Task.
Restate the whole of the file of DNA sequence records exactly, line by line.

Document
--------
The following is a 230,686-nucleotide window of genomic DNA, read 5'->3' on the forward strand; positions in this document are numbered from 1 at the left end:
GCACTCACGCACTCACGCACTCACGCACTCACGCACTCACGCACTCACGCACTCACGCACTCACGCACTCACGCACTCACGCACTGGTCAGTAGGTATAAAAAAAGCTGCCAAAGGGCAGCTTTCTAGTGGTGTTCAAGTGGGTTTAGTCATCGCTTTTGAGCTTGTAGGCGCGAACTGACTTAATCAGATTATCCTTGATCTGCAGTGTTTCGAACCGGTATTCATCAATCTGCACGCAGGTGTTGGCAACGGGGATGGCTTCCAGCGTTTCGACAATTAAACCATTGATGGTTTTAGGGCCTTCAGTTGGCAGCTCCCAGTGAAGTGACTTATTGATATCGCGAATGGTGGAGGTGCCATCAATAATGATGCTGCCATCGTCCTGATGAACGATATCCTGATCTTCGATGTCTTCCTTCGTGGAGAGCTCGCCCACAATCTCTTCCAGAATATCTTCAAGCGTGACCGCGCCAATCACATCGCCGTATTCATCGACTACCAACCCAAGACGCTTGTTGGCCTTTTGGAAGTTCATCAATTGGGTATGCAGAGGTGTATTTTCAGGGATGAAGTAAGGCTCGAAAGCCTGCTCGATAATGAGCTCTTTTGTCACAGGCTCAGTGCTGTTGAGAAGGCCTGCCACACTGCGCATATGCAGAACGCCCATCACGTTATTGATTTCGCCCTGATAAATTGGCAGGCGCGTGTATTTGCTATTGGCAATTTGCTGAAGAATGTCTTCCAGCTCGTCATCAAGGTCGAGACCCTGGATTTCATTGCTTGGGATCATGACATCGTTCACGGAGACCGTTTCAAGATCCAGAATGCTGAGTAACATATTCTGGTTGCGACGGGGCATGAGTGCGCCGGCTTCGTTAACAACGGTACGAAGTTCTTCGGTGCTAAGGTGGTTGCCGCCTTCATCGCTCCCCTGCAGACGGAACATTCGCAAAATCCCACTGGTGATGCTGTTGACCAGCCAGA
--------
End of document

The following is a 230,686-nucleotide window of genomic DNA, read 5'->3' on the forward strand; positions in this document are numbered from 1 at the left end:
GCACTCACGCACTCACGCACTCACGCACTCACGCACTCACGCACTCACGCACTCACGCACTCACGCACTCACGCACTCACGCACTGGTCAGTAGGTATAAAAAAAGCTGCCAAAGGGCAGCTTTCTAGTGGTGTTCAAGTGGGTTTAGTCATCGCTTTTGAGCTTGTAGGCGCGAACTGACTTAATCAGATTATCCTTGATCTGCAGTGTTTCGAACCGGTATTCATCAATCTGCACGCAGGTGTTGGCAACGGGGATGGCTTCCAGCGTTTCGACAATTAAACCATTGATGGTTTTAGGGCCTTCAGTTGGCAGCTCCCAGTGAAGTGACTTATTGATATCGCGAATGGTGGAGGTGCCATCAATAATGATGCTGCCATCGTCCTGATGAACGATATCCTGATCTTCGATGTCTTCCTTCGTGGAGAGCTCGCCCACAATCTCTTCCAGAATATCTTCAAGCGTGACCGCGCCAATCACATCGCCGTATTCATCGACTACCAACCCAAGACGCTTGTTGGCCTTTTGGAAGTTCATCAATTGGGTATGCAGAGGTGTATTTTCAGGGATGAAGTAAGGCTCGAAAGCCTGCTCGATAATGAGCTCTTTTGTCACAGGCTCAGTGCTGTTGAGAAGGCCTGCCACACTGCGCATATGCAGAACGCCCATCACGTTATTGATTTCGCCCTGATAAATTGGCAGGCGCGTGTATTTGCTATTGGCAATTTGCTGAAGAATGTCTTCCAGCTCGTCATCAAGGTCGAGACCCTGGATTTCATTGCTTGGGATCATGACATCGTTCACGGAGACCGTTTCAAGATCCAGAATGCTGAGTAACATATTCTGGTTGCGACGGGGCATGAGTGCGCCGGCTTCGTTAACAACGGTACGAAGTTCTTCGGTGCTAAGGTGGTTGCCGCCTTCATCGCTCCCCTGCAGACGGAACATTCGCAAAATCCCACTGGTGATGCTGTTGACCAGCCAGA